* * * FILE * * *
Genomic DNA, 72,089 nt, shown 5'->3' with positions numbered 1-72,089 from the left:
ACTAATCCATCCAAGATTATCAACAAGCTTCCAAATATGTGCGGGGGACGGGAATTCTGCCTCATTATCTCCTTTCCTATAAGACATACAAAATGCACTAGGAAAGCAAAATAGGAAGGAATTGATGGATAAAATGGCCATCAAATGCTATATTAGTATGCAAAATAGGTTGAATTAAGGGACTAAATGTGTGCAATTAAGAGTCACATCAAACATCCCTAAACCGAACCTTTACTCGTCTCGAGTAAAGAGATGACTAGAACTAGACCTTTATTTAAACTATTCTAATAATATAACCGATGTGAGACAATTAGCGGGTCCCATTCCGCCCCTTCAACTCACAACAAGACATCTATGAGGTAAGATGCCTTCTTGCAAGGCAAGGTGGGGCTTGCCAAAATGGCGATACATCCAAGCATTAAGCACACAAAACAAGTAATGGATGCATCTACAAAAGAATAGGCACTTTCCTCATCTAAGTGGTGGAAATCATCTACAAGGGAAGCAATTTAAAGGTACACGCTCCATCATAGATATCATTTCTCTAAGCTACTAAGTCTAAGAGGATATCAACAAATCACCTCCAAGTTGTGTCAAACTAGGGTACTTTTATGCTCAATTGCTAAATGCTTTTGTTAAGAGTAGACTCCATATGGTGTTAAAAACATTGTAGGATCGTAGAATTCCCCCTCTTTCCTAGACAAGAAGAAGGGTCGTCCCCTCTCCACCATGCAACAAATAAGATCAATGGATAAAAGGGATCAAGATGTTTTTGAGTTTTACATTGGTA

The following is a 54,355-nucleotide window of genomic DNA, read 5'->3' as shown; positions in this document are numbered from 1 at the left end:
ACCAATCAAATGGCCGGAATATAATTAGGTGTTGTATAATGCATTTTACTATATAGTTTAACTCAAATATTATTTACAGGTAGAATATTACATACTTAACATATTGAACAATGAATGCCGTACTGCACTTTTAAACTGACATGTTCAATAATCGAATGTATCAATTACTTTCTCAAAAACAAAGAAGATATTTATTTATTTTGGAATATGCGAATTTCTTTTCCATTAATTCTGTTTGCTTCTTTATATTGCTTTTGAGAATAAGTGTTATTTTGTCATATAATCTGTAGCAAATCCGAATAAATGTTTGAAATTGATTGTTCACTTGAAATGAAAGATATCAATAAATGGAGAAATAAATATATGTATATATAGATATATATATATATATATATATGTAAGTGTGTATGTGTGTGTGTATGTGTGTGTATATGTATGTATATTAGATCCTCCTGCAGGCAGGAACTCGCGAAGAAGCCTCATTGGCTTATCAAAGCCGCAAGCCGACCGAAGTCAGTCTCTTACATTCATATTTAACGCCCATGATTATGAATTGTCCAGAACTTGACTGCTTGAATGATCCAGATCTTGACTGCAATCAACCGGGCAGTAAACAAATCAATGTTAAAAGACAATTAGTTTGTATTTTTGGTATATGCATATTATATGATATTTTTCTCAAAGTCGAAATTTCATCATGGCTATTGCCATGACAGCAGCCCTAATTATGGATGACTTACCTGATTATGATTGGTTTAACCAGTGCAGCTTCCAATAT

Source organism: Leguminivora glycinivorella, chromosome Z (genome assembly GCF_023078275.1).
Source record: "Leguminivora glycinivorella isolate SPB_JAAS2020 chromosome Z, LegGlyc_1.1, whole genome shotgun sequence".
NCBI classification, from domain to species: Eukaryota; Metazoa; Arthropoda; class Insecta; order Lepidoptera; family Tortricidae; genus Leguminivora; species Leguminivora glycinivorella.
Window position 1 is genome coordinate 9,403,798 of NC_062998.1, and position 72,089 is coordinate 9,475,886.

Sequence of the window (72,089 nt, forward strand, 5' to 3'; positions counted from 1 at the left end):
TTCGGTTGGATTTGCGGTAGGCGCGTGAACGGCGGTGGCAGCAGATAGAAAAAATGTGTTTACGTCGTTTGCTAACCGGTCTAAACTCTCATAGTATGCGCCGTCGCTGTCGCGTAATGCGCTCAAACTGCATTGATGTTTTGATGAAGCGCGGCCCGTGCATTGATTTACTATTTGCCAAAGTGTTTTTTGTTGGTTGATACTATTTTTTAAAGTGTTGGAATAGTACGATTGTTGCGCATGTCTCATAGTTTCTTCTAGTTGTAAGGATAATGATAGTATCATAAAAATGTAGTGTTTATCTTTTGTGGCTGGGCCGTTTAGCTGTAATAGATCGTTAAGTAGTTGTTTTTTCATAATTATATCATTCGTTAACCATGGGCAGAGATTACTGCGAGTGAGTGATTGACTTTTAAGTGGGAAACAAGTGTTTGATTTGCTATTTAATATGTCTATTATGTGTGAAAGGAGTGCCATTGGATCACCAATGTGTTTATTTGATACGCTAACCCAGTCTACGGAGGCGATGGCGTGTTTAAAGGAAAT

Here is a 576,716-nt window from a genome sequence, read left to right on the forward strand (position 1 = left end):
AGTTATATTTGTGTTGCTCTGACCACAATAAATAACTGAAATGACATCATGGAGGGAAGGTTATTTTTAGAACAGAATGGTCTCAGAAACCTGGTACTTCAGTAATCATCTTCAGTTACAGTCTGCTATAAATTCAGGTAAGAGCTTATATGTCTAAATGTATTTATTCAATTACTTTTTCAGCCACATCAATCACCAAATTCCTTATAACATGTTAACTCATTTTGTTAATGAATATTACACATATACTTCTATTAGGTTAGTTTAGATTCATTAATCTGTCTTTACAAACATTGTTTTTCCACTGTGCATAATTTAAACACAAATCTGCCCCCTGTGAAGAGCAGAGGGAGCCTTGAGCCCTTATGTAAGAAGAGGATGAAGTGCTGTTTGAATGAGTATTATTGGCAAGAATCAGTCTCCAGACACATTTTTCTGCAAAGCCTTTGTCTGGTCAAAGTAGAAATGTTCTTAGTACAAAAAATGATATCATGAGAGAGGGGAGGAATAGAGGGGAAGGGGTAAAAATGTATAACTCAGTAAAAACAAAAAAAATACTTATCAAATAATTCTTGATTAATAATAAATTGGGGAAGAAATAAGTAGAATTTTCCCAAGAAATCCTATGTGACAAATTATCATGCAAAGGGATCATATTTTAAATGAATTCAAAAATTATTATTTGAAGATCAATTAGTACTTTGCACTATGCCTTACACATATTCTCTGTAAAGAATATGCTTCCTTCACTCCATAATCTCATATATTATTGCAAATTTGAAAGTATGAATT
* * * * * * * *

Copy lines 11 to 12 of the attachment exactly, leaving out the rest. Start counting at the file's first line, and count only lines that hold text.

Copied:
Here is a 576,716-nt window from a genome sequence, read left to right on the forward strand (position 1 = left end):
AGTTATATTTGTGTTGCTCTGACCACAATAAATAACTGAAATGACATCATGGAGGGAAGGTTATTTTTAGAACAGAATGGTCTCAGAAACCTGGTACTTCAGTAATCATCTTCAGTTACAGTCTGCTATAAATTCAGGTAAGAGCTTATATGTCTAAATGTATTTATTCAATTACTTTTTCAGCCACATCAATCACCAAATTCCTTATAACATGTTAACTCATTTTGTTAATGAATATTACACATATACTTCTATTAGGTTAGTTTAGATTCATTAATCTGTCTTTACAAACATTGTTTTTCCACTGTGCATAATTTAAACACAAATCTGCCCCCTGTGAAGAGCAGAGGGAGCCTTGAGCCCTTATGTAAGAAGAGGATGAAGTGCTGTTTGAATGAGTATTATTGGCAAGAATCAGTCTCCAGACACATTTTTCTGCAAAGCCTTTGTCTGGTCAAAGTAGAAATGTTCTTAGTACAAAAAATGATATCATGAGAGAGGGGAGGAATAGAGGGGAAGGGGTAAAAATGTATAACTCAGTAAAAACAAAAAAAATACTTATCAAATAATTCTTGATTAATAATAAATTGGGGAAGAAATAAGTAGAATTTTCCCAAGAAATCCTATGTGACAAATTATCATGCAAAGGGATCATATTTTAAATGAATTCAAAAATTATTATTTGAAGATCAATTAGTACTTTGCACTATGCCTTACACATATTCTCTGTAAAGAATATGCTTCCTTCACTCCATAATCTCATATATTATTGCAAATTTGAAAGTATGAATT